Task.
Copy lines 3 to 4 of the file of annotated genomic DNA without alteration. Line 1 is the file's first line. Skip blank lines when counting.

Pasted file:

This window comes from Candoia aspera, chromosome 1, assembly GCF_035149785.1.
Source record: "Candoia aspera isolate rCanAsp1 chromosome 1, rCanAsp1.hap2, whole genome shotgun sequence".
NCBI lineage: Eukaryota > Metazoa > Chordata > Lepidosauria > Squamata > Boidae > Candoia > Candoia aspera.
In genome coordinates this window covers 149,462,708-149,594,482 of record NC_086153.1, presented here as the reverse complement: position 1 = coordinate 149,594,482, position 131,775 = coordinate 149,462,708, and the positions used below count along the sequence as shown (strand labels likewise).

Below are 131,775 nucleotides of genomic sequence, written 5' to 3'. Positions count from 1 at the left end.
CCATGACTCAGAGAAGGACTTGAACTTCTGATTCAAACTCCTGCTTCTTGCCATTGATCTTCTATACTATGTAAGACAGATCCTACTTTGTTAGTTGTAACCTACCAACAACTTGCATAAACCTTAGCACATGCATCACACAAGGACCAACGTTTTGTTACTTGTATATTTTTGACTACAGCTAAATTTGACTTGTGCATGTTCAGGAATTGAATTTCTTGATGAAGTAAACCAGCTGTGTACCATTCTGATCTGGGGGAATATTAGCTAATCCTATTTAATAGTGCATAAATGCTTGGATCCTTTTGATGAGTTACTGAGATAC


NCBI lineage: Eukaryota > Metazoa > Chordata > Lepidosauria > Squamata > Boidae > Candoia > Candoia aspera.
In genome coordinates this window covers 149,462,708-149,594,482 of record NC_086153.1, presented here as the reverse complement: position 1 = coordinate 149,594,482, position 131,775 = coordinate 149,462,708, and the positions used below count along the sequence as shown (strand labels likewise).